I had some time to kill yesterday afternoon and after reading the headlines/ skimming some articles about how much of a misogynistic ass Seth MacFarlane is, I thought, “Gee I should spend three hours watching this to see what all the hullabaloo is about, rather than anything truly productive!”
And watch I did. Let me begin by saying that it wasn’t as bad as I was anticipating. And by “bad”, I mean over-the-top sexist throughout the whole show. However, that does not negate the sexist shit that definitely went on. And let’s be honest here, regardless of who the host is, you’re gonna have some good ol’ sexism, racism, classism, etc. It’s kind of the Oscars’ thing.
While over-the-top sexism wasn’t as blatant as the show went on, it definitely started mind-blowingly sexist. Macfarlane began with a song called, “We Saw Your Boobs”, which listed several actresses and the films they were in, in which they are topless and indeed, boobs were seen. The song itself is fucked up, but just to add that MacFarlane pizzazz to it, he was sure to name several films in which boobs were shown specifically during a rape scene. But who the fuck cares about the context, cuz B0OBIeS1!!!!11!!!
I was disappointed to see a couple actresses had agreed to be a part of his shtick (clearly filmed earlier). When he would name the actress, the camera would zoom in on her looking ashamed/ embarrassed. To drive home the shame these actresses should feel, he names one actress as having never shown her breasts, and the camera pans to her and we see her congratulating herself.
The problems with this segment are obvious. The tone of the Oscars started appropriately; the female personality is simply a projection of her body and how it is portrayed or how much of it is shown. And from there on out, the qualities of the women, particularly the actresses, had everything to do with their physical appearance or their sexual relation to men.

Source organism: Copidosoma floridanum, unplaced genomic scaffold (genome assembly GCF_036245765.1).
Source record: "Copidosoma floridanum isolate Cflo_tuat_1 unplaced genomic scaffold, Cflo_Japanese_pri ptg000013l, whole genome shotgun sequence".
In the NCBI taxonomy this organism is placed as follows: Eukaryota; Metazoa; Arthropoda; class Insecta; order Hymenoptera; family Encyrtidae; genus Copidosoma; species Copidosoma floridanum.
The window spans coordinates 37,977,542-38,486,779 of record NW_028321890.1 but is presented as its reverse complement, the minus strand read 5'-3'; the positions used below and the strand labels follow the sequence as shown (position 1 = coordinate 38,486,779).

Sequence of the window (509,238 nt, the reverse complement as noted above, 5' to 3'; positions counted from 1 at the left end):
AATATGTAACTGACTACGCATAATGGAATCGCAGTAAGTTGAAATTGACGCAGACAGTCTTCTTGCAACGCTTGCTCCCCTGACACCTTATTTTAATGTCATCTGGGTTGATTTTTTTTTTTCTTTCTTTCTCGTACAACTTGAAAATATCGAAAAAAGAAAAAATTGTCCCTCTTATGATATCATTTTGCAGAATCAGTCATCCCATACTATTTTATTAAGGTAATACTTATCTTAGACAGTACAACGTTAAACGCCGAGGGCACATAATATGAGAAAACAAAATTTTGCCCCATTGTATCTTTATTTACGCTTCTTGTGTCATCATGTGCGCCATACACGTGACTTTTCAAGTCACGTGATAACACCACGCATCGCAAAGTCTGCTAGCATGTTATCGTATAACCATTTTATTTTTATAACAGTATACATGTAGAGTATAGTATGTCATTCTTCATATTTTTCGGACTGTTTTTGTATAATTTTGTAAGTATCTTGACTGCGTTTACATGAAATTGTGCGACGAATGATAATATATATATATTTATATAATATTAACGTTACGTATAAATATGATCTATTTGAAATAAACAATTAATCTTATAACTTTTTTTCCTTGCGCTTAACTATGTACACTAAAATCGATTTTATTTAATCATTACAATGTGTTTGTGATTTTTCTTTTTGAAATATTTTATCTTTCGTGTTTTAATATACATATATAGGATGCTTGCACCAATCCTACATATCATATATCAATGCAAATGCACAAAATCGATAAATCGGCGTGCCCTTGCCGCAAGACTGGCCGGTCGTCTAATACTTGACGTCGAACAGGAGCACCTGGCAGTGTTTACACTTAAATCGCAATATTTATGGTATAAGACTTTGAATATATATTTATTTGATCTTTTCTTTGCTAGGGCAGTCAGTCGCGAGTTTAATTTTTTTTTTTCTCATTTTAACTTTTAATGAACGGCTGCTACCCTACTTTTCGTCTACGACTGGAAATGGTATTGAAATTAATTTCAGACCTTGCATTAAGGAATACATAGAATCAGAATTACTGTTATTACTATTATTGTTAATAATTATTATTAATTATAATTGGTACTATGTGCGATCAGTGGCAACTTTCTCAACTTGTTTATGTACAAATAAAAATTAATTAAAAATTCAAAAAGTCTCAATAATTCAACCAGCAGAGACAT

While the internet went into a shitstorm regarding the Onion’s distasteful tweet regarding Quvenzhane Wallis (Roxane Gay and MaryAnn Johanson both aptly and differently deal with that), MacFarlane was sure to point out that she will be sexually unattractive to the likes of George Clooney in 16 years. HA! While Clooney’s proclivity for younger women was the obvious butt of that joke, identifying Wallis in these terms, perhaps unintentionally, inducts her into the realm of sexualization and objectification that comes with being a woman.
Moreover, every woman MacFarlane introduced was given the adjectives “beautiful”, “stunning”, “gorgeous”, etc, to describe them, and that was it. Whereas the male presenters he introduced were described as “talented” or given more of a proper introduction that did not rely on their physical attractiveness.
I am really just scratching the surface here as he was also blatantly anti-Jewish, homophobic, racist, and sexist some more (others are doing a better job of criticizing MacFarlane). But, some may wonder, why does all of this really matter? Well, the fact that the Oscars focus on women’s physical attractiveness rather than their actual presence lends to a larger cultural issue where a woman’s value is stored in how she looks or presents herself. (Just think about the mania around what the women wear, and god have mercy on them if they wear something ugly). Based on the fact that the Oscars are completely dominated by white males, this isn’t surprising. But women comprise more than half of the film industry’s consumers and would thus be more invested in watching the Oscars; and while watching, they would see men gawk at and judge the female attendees’ bodies.
Is it bad to compliment a woman’s attractiveness? No, not necessarily. But when that is all you compliment her on, whilst being sure to acknowledge and compliment the legitimate characteristics of men, then we have a serious problem. Where women are empty vessels and men are allowed much more depth, character, and ability.
To those who would argue that I’m being oversensitive, I encourage you to rewatch the Oscars, or watch just about anything. Think of how the woman is described; is her physical attractiveness (or lack thereof) mentioned at all? Is it the focal point of her description? And what about men? Surely, they too are described by their physicality, but is that truly all that they are depicted as offering? Is there more emphasis on the male’s personality traits? Just some food for thought.
Perhaps the most obvious sexism of the Oscars, or the industry itself, is the lack of women, in general. There were 39 winners Sunday night; 9 of whom were women. If that isn’t indicative of a larger problem to you, then shit, I don’t know what would be.